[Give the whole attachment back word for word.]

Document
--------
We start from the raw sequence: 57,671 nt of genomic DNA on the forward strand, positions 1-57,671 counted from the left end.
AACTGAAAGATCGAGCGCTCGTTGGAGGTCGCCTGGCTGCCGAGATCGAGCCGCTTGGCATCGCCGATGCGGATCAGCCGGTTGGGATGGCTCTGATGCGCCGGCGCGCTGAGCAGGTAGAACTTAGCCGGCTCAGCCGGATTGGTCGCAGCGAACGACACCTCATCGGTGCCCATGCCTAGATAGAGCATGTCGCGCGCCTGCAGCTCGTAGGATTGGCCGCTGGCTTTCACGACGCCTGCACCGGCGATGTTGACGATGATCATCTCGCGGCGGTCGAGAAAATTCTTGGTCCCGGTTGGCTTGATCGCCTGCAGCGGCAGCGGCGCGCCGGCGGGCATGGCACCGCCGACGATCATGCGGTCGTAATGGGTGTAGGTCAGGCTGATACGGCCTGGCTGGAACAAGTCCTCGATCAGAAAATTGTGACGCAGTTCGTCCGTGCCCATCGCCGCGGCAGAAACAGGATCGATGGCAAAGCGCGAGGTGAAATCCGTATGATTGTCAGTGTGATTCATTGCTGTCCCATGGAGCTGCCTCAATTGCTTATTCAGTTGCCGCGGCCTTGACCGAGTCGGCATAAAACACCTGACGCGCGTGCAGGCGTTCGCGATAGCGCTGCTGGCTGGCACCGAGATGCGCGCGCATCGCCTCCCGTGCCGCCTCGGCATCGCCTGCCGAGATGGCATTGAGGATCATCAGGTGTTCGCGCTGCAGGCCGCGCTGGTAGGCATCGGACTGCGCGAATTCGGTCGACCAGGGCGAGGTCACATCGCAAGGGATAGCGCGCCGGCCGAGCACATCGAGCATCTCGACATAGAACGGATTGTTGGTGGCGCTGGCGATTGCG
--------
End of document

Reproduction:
We start from the raw sequence: 57,671 nt of genomic DNA on the forward strand, positions 1-57,671 counted from the left end.
AACTGAAAGATCGAGCGCTCGTTGGAGGTCGCCTGGCTGCCGAGATCGAGCCGCTTGGCATCGCCGATGCGGATCAGCCGGTTGGGATGGCTCTGATGCGCCGGCGCGCTGAGCAGGTAGAACTTAGCCGGCTCAGCCGGATTGGTCGCAGCGAACGACACCTCATCGGTGCCCATGCCTAGATAGAGCATGTCGCGCGCCTGCAGCTCGTAGGATTGGCCGCTGGCTTTCACGACGCCTGCACCGGCGATGTTGACGATGATCATCTCGCGGCGGTCGAGAAAATTCTTGGTCCCGGTTGGCTTGATCGCCTGCAGCGGCAGCGGCGCGCCGGCGGGCATGGCACCGCCGACGATCATGCGGTCGTAATGGGTGTAGGTCAGGCTGATACGGCCTGGCTGGAACAAGTCCTCGATCAGAAAATTGTGACGCAGTTCGTCCGTGCCCATCGCCGCGGCAGAAACAGGATCGATGGCAAAGCGCGAGGTGAAATCCGTATGATTGTCAGTGTGATTCATTGCTGTCCCATGGAGCTGCCTCAATTGCTTATTCAGTTGCCGCGGCCTTGACCGAGTCGGCATAAAACACCTGACGCGCGTGCAGGCGTTCGCGATAGCGCTGCTGGCTGGCACCGAGATGCGCGCGCATCGCCTCCCGTGCCGCCTCGGCATCGCCTGCCGAGATGGCATTGAGGATCATCAGGTGTTCGCGCTGCAGGCCGCGCTGGTAGGCATCGGACTGCGCGAATTCGGTCGACCAGGGCGAGGTCACATCGCAAGGGATAGCGCGCCGGCCGAGCACATCGAGCATCTCGACATAGAACGGATTGTTGGTGGCGCTGGCGATTGCG